Many San Francisco residents are offered the opportunity of stock options in the company for which they work, and these are often offered by start-ups because they act as an incentive for workers to help in the growth of the company by giving them a sense of ownership of part of the business.
In fact, according to the National Center for Employee Ownership, approximately 6,500 employee stock ownership plans cover 14 million participants throughout the US.
There are two types of stock options – puts, which are bets that a stock will fall, and calls, which are a bet that it will rise. Stock options give an investor the right to buy or sell the stock at an agreed price at a date in the future.
Stock options which are given to employees are generally call options which allow the employee to buy the stock at a fixed price within a specific time frame. So, if there is an option to buy at, say, $1 per share and in the meantime the price rises to $1.50 by the specified date, the employee can then make a notional profit of $0.50 by buying on the set date. He or she could also buy, and then sell immediately, making the profit in cash. Obviously, this gives the employee an incentive to work hard in order to expand the business and make the stock increase in value.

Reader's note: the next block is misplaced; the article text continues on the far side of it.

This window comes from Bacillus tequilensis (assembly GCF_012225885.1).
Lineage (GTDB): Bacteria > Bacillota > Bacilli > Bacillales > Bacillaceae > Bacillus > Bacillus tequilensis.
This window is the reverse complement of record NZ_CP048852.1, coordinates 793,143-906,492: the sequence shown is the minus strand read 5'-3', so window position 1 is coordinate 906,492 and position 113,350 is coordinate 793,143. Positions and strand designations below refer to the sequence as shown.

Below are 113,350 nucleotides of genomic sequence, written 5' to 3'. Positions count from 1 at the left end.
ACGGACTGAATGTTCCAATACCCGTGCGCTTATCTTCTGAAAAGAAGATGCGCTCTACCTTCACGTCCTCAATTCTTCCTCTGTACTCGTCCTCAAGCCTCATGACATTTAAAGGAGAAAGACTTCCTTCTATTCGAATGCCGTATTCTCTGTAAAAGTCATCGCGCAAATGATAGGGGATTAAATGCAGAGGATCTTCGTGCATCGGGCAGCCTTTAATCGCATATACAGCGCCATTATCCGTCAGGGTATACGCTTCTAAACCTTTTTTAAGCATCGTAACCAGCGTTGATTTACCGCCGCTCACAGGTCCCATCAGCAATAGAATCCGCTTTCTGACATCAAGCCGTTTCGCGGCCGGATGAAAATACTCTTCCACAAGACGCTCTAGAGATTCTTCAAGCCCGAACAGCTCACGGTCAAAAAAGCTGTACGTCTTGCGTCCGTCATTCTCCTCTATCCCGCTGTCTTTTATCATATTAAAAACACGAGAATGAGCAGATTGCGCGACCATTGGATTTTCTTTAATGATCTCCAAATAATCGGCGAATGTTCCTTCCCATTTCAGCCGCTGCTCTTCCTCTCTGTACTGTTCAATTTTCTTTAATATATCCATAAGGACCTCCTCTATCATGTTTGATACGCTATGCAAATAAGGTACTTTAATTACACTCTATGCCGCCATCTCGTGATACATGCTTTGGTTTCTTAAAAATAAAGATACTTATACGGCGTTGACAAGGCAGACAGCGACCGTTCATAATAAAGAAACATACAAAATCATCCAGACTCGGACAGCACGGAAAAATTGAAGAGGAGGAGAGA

Two Types Of Stock Options
In fact, there are actually two types of stock options – American and European. European options are not very common, but these only allow the holder of the option to buy on the expiration date. American options allow the holder to buy at any time between the start and the expiration date.
Another situation that can arise is that the employer grants, say, 1,000 shares on the grant date, with 250 shares vesting one year later. That means that the employee can only exercise 250 of the share total. Then the next 250 could be vested the following year.
However, taxes for stock options can be different. There are two types of stock options – non-qualified stock options (NSO) and incentive stock options (ISO). In the case of an NSO any profit becomes taxable at the moment you exercise the option. With an ISO, the exercise date is not a taxable event. Here’s where an effective tax accountant can come in; a tax accountant can help you optimize the income you get from a stock options vis-a-vis the taxable event.
Taxes for stock options can also involve both income tax and/or capital gains tax. These will depend upon the exercise price and the value of the shares at the point of sale. There is also a situation where a higher-earning employee may have to make an AMT – alternative minimum tax – adjustment based on the difference between the exercise price and the current market price.
As you can see, taxes for stock options can get complicated, but at Safe Harbor, our San Francisco tax advisors can help you find your way through the woods!